A Dozen Book Favorites, Part 1

A Dozen Book Favorites, Part 1

Only human beings read. The great Greek philosopher Aristotle thought the distinguishing feature of people is their ability to use language. And humans use their unique language ability to think, speak, write, and read.

From a historic Christian perspective, the idea of human exceptionalism is grounded in the biblical truth that people are made in the image of God (Genesis 1:26–27). This imago Dei endowment makes people capable of hunting and gathering truth. And since Christians affirm a propositional (words, statements) revelation from God in the Bible, they join with the Jewish tradition as People of the Book. Thus, reading is a great gift and privilege, but one may also argue that it is a responsibility according to our profound created nature.

12 Book Favorites

This is part one of a three-part series on some of my favorite books. The topics cover theology, philosophy, apologetics, and education. I also note how the books have been helpful to me. The books are listed in alphabetical order, not order of preference:

1. Confessions by St. Augustine

This is St. Augustine’s most famous book and one of the most important Christian books in history. Augustine’s autobiography actually created the genre of biographical writings in Western civilization. Thus, this book is both a Christian and literary classic and appears in all the great books reading programs. The title, Confessions, is understood in a triple sense: confession of sin, confession of a newfound faith, and confession of the glory of God. When I read this book, I benefit from Augustine’s great wisdom as a Christian philosopher and theologian. But personally, I feel I’m reading the words of an empathetic Christian friend and counselor.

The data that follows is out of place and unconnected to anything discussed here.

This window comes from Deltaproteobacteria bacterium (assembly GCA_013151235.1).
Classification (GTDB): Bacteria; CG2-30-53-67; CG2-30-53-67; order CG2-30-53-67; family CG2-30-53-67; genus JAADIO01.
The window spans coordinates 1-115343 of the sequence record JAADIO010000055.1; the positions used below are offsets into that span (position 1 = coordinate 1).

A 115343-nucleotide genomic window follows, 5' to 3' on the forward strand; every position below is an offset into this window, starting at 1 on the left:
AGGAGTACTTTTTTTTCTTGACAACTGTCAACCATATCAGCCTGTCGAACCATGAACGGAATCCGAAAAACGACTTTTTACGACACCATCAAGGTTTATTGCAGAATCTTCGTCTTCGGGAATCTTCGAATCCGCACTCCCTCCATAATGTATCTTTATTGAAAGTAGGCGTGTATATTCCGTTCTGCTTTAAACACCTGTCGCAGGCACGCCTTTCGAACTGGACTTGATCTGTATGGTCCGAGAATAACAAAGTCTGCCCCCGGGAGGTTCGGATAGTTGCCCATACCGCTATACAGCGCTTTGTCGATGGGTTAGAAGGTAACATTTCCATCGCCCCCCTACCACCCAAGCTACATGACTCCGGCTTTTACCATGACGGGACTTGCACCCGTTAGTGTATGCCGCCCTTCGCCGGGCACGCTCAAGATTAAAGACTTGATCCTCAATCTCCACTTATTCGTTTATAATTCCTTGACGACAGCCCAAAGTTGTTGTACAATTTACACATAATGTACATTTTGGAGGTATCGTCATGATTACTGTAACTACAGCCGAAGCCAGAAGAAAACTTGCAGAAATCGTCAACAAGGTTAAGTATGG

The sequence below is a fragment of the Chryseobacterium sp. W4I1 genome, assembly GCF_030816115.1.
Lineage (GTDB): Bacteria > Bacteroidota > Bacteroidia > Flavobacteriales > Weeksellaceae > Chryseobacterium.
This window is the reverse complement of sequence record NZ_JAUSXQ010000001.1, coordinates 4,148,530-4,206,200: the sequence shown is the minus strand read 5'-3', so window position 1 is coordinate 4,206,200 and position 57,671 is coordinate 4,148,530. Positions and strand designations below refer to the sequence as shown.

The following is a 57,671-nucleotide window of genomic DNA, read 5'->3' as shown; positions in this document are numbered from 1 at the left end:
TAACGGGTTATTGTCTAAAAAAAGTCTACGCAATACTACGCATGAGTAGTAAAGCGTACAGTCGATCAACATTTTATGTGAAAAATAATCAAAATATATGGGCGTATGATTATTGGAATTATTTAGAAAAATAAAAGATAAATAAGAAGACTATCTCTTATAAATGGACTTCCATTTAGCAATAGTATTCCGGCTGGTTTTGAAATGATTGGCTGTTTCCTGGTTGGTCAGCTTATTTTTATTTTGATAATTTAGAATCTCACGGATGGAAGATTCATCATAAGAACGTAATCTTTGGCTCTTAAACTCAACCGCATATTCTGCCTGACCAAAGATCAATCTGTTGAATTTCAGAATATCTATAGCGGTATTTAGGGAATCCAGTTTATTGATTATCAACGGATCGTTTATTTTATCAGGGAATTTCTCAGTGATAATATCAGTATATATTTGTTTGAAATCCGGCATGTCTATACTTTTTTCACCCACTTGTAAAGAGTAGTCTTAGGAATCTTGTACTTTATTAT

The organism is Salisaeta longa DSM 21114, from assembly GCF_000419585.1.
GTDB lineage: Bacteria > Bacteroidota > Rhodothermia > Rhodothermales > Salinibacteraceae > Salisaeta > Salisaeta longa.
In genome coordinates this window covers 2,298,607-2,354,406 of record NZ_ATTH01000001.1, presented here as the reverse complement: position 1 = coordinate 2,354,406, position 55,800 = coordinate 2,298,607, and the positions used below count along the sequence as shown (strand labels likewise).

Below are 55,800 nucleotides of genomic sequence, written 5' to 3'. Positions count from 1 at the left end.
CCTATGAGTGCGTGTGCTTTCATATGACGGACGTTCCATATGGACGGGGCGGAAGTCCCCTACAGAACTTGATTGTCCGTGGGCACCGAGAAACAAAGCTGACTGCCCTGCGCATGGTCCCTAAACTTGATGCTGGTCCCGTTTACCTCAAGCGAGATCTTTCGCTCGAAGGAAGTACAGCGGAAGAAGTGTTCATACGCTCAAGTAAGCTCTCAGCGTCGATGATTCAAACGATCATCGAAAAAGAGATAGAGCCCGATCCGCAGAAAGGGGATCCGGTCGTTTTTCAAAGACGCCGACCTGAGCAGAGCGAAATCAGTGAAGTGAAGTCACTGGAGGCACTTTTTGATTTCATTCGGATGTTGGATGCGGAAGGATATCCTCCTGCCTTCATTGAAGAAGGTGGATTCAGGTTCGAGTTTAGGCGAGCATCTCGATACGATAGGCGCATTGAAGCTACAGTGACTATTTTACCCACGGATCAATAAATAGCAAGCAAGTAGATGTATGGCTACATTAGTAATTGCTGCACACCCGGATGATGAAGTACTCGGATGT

2. God and Reason by Ed L. Miller

This book is a thorough introduction to the topic of philosophical theology. Miller explores the issues of the traditional arguments for God (cosmological, teleological, ontological, moral), religious experience, faith and reason, the problem of evil, the soul and immortality, and God and language. Miller, though a Christian by conviction, presents a fair and objective discussion of all topics. God and Reason has been a very helpful work to me as I have taught and written on various issues relating to God and philosophy.

3. Handbook of Basic Bible Texts by John Jefferson Davis

In this book, Christian theologian John Jefferson Davis takes every critical Scripture passage for the study of Christian doctrine and divides them according to the categories of systematic theology. This book thus contains all of the key passages that address basic Christian theological topics. Davis’s book is the most helpful work I’ve used in my research and study of Scripture and theology. When I write and speak on biblical and theological topics, I always utilize this very helpful volume.

4. How to Read a Book by Mortimer by J. Adler and Charles Van Doren

This book is a best-selling contemporary classic on the topic of reading. It explores all phases of reading, including elementary, skimming, analytical, and syntopical. It provides guidance in reading all kinds of books. How to Read a Book revolutionized my understanding of reading and became one of the most important books that I have ever read. I learned so much from this work that I return to it yearly for continuous review and study of the art and science of reading.

So these are four of my favorite and most useful books. In part two of this series, I’ll discuss four more on my list of a dozen favorite books.

From the Latin Tolle lege, I invite you to take up and read!

Reflections: Your Turn

What are some of your favorite books? Visit Reflections on WordPress to comment with your response.